Shriner Magazine Winter 2022
Working Together Across Borders
SHRINERS – FROM THE IMPERIAL TO THE LOCAL LEVEL – TRULY MAKE A DIFFERENCE IN THE LIFE OF A CHILD
When a toddler from Mexico became dangerously ill after being bitten by a venomous spider, Shriners from temples nearly 3,000 miles apart rallied to help ensure he would get the specialized care he needed.
Plans, Approvals and Funding Dr. José Ángel Dorado, a member of Anezeh Shriners in Mexico City, contacted fellow noble Juan Ricardo Lira, Anezeh’s coordinator for emergencies. Within a short time, Shriners Children’s Texas had been contacted, medical and family information was gathered and shared, a doctor-to- doctor conference was held, and Marco was granted full acceptance as an international patient. Anezeh was hoping the plan would be to transport Marco by ground ambulance, but doctors said Marco needed to be flown to Shriners Children’s Texas in Galveston. Anezeh had sponsored two air ambulances the week before and didn’t have the $12,000 for another one. So the healthcare system’s new Global Patient Services team reached out to Imperial Chief Rabban James E. "Ed" Stolze Jr., who had expressed a desire to assist with international patients.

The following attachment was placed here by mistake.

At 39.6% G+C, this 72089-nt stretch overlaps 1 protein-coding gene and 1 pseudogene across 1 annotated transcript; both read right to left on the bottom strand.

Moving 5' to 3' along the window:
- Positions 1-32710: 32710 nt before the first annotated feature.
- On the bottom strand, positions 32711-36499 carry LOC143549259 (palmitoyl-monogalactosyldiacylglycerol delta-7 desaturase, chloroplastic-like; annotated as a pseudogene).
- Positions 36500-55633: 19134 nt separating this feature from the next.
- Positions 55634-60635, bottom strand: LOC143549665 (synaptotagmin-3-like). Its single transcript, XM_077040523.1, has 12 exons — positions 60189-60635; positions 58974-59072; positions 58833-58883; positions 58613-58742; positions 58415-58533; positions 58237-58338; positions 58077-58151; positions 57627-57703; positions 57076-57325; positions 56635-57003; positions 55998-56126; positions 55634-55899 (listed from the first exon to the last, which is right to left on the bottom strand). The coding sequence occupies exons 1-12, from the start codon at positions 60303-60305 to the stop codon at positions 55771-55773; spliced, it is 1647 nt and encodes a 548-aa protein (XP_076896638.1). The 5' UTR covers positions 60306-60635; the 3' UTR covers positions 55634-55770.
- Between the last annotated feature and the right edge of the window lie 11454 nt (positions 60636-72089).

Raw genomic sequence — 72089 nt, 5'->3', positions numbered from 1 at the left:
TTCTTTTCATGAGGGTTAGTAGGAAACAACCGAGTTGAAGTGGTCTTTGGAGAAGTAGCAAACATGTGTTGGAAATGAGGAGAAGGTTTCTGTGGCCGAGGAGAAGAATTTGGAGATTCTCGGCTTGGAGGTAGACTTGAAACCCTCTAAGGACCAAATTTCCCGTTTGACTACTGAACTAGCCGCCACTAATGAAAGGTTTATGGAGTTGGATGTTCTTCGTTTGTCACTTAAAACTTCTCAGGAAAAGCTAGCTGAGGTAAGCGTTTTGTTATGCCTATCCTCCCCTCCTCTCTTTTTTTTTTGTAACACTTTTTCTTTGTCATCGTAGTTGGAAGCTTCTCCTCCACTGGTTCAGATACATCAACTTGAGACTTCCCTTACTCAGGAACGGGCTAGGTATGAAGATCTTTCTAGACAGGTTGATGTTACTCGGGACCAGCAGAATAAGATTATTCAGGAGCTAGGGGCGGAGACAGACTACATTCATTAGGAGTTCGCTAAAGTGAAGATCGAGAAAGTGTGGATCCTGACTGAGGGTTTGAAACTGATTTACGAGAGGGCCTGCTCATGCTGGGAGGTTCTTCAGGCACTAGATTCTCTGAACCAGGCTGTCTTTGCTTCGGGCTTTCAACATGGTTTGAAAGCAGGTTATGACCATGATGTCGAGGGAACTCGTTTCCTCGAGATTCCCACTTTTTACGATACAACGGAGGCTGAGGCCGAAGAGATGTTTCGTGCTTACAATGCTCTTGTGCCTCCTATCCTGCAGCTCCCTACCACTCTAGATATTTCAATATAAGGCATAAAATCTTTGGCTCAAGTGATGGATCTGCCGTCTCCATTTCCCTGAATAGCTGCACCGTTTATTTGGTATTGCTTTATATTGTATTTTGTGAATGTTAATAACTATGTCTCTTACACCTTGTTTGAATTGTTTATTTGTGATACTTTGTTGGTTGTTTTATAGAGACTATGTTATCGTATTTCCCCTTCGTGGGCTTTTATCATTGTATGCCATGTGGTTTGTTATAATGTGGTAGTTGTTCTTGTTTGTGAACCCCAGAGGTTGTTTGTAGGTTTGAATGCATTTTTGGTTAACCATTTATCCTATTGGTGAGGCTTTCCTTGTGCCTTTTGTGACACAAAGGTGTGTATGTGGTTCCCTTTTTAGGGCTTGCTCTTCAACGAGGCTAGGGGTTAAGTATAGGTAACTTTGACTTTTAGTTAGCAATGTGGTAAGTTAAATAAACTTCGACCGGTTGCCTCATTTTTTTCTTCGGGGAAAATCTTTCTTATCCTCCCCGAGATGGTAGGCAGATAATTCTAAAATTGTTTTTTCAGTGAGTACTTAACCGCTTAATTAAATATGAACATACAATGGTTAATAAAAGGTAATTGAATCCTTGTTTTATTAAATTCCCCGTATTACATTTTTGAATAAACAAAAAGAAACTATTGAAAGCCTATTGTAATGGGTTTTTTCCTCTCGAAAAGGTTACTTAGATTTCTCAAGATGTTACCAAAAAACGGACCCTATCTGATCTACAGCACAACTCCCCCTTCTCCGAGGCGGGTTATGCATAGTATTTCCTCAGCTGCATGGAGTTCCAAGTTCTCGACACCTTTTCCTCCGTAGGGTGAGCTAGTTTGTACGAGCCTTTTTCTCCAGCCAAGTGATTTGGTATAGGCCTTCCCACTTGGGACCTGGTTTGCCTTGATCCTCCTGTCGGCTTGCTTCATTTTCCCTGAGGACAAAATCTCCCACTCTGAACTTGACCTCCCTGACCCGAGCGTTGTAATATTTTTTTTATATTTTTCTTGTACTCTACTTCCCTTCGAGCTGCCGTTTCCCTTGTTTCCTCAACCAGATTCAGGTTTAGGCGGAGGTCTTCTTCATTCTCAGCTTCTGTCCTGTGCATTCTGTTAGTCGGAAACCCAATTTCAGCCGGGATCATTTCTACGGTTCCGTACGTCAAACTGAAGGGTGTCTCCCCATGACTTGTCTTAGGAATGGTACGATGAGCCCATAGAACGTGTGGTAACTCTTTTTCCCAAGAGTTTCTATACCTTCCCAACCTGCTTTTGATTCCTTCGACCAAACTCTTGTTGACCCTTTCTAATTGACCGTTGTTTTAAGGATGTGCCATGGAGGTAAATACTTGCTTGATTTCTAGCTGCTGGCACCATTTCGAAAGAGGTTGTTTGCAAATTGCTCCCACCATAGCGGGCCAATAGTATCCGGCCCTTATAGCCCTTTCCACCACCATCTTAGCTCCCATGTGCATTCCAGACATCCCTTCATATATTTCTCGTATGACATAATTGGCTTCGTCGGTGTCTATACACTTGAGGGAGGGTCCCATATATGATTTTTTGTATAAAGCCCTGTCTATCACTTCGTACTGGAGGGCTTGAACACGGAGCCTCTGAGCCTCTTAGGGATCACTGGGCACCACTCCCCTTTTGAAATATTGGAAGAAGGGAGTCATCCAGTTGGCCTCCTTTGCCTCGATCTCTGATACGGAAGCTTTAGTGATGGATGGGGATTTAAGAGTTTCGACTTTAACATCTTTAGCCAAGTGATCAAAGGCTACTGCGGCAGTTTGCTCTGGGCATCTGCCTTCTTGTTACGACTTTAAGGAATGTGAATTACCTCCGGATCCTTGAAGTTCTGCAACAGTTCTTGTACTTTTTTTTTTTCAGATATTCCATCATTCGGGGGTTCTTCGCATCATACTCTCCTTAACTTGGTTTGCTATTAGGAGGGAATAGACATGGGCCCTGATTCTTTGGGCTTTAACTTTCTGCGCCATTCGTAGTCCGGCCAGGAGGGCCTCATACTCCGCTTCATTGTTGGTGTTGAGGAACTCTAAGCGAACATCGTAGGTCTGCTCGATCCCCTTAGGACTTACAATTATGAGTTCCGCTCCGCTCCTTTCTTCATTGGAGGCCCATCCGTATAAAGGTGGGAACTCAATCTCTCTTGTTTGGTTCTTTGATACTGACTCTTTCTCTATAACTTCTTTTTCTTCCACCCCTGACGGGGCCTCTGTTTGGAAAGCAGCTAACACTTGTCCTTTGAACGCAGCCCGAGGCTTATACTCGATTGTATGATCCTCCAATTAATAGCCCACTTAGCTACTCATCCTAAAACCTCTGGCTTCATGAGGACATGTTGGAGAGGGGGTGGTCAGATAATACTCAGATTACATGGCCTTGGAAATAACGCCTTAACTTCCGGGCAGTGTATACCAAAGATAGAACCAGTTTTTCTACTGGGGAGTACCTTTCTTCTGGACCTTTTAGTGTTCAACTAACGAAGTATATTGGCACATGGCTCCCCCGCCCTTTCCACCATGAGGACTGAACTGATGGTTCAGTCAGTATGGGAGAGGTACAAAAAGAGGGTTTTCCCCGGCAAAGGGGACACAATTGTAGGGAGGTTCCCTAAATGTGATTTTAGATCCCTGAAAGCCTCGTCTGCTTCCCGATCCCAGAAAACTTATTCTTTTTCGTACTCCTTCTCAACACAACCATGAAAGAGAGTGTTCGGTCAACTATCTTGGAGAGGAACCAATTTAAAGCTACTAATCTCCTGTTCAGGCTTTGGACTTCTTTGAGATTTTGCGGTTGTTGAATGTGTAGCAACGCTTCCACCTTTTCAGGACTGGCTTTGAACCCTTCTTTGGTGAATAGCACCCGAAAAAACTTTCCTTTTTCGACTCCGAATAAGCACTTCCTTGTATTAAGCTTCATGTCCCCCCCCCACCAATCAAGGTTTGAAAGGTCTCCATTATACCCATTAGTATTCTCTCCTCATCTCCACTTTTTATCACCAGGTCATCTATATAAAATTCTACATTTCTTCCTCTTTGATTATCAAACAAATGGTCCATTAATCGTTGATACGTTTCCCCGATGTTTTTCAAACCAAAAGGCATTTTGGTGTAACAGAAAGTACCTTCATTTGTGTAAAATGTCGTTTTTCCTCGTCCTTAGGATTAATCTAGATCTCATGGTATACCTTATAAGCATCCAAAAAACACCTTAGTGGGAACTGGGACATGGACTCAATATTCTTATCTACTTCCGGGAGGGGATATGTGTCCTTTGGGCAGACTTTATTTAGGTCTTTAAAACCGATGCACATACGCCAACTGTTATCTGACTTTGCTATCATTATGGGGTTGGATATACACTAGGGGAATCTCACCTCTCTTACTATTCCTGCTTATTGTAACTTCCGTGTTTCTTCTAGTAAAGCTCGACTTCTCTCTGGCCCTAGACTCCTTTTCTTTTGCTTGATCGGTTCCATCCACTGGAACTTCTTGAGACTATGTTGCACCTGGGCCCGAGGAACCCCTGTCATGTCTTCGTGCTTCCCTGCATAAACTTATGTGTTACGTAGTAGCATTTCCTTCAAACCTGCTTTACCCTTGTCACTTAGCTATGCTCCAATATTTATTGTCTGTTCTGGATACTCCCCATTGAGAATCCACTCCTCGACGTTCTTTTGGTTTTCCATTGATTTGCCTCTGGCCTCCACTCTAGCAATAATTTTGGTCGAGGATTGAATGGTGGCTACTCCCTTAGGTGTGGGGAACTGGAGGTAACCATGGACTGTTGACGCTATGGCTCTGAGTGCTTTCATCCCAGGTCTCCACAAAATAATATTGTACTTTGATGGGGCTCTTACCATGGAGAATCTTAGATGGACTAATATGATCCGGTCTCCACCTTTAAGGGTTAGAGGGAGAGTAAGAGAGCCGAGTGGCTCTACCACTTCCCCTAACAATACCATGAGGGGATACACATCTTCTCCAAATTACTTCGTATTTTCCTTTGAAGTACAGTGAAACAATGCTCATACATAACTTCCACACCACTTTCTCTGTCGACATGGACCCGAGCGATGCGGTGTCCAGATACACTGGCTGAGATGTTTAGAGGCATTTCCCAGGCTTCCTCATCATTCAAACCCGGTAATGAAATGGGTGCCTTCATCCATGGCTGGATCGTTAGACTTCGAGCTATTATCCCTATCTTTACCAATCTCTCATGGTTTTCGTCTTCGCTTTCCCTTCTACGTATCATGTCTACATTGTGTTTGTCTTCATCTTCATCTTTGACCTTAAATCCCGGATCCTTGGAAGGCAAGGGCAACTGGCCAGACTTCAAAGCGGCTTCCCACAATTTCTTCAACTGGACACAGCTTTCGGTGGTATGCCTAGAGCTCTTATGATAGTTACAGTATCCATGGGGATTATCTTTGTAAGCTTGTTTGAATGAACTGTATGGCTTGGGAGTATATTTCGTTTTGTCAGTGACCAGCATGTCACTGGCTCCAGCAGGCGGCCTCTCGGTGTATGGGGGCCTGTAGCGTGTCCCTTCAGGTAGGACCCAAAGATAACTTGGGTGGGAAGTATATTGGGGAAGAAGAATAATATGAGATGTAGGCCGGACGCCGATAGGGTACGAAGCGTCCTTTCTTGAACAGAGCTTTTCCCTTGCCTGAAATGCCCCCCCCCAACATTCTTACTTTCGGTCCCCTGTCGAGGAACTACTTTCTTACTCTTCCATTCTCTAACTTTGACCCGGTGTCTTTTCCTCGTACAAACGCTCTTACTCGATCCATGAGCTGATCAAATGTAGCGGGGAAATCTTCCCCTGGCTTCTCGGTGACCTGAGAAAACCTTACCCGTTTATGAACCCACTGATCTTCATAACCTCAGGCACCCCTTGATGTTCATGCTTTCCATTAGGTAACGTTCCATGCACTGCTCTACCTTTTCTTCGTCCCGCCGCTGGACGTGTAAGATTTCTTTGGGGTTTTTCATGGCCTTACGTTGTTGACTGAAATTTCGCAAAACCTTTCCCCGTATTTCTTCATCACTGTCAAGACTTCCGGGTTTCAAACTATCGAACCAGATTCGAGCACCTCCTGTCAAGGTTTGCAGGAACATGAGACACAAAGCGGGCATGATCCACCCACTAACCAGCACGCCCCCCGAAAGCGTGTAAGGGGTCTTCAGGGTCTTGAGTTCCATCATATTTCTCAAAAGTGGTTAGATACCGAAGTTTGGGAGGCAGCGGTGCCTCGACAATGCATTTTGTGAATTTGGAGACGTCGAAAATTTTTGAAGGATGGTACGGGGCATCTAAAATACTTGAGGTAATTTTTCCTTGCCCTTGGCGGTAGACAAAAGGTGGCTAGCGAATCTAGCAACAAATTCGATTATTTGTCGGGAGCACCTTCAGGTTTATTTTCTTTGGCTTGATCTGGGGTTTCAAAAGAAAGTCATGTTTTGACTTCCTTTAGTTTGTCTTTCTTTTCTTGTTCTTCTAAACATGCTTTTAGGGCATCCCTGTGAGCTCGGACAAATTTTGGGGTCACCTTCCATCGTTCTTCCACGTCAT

IT ALL STARTED ON MAY 6 at his family’s home in Monterrey, Mexico. Marco was outside in his stroller with his mother, Jenifer, who was doing yardwork. A few days later, the 15-month-old came down with a high fever. Jenifer took Marco to the public hospital, where doctors quickly determined that the little boy had been bitten by a brown recluse. The site of the bite on Marco’s leg was rapidly swelling and reddening. As the spider’s venommade Marco sicker, the hos- pital treated him with medication and oxygen, but his lungs and kidneys began to fail. Surgeons removed some tissue from his leg, but knew there was nothing else they could do to help Marco. Fortunately, they knew who could: Shriners Children’s.
SHRINER MAGAZINE: PRIDE AND TRADITION
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